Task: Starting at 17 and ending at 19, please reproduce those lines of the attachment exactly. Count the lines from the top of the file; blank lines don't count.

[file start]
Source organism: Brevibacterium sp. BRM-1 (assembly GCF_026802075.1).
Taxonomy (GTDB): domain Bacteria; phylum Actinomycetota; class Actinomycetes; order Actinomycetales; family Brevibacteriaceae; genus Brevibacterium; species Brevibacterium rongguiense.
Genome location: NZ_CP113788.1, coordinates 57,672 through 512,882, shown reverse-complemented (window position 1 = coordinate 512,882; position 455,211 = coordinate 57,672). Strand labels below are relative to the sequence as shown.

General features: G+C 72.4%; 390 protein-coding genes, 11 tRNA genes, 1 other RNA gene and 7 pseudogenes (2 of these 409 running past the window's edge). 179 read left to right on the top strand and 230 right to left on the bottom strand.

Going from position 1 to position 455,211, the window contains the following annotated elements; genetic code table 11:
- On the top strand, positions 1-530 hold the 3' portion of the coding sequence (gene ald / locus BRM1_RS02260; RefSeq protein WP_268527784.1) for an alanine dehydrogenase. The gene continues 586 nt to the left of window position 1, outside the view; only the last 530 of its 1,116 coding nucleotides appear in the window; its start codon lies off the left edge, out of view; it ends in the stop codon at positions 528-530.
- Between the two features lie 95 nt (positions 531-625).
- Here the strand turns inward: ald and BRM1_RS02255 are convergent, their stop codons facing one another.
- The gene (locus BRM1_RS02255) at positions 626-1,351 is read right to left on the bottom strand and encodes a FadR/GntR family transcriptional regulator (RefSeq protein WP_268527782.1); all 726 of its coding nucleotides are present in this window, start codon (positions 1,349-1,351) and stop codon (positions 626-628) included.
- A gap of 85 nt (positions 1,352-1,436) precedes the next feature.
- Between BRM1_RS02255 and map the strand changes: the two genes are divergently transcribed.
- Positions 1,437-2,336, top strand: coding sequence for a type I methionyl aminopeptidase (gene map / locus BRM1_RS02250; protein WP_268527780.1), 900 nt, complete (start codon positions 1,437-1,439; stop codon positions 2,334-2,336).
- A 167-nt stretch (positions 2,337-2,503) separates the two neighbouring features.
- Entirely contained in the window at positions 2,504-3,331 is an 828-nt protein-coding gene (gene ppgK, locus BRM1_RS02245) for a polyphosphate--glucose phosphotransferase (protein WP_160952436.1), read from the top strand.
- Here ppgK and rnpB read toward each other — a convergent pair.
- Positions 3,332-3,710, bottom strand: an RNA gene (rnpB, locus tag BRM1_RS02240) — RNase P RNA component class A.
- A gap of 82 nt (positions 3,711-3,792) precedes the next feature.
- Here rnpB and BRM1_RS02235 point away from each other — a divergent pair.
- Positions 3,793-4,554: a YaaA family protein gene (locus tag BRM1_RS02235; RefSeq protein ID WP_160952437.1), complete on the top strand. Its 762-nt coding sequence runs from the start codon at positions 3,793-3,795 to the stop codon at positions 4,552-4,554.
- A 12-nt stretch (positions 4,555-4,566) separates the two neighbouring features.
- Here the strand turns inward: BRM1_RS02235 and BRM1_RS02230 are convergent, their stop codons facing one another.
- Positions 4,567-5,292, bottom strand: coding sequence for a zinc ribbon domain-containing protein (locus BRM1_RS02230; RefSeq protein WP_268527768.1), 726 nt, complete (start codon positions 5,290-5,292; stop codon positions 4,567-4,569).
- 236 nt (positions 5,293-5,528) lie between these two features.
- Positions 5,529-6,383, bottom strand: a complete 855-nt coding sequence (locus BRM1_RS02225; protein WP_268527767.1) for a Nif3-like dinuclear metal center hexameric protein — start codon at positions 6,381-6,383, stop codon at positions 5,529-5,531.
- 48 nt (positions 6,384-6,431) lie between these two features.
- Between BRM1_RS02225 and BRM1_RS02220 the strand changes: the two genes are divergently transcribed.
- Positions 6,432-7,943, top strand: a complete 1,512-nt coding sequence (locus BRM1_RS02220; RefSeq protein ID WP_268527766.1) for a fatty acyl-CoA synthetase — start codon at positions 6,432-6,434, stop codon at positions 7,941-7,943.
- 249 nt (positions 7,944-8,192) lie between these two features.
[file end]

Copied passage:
- A gap of 82 nt (positions 3,711-3,792) precedes the next feature.
- Here rnpB and BRM1_RS02235 point away from each other — a divergent pair.
- Positions 3,793-4,554: a YaaA family protein gene (locus tag BRM1_RS02235; RefSeq protein ID WP_160952437.1), complete on the top strand. Its 762-nt coding sequence runs from the start codon at positions 3,793-3,795 to the stop codon at positions 4,552-4,554.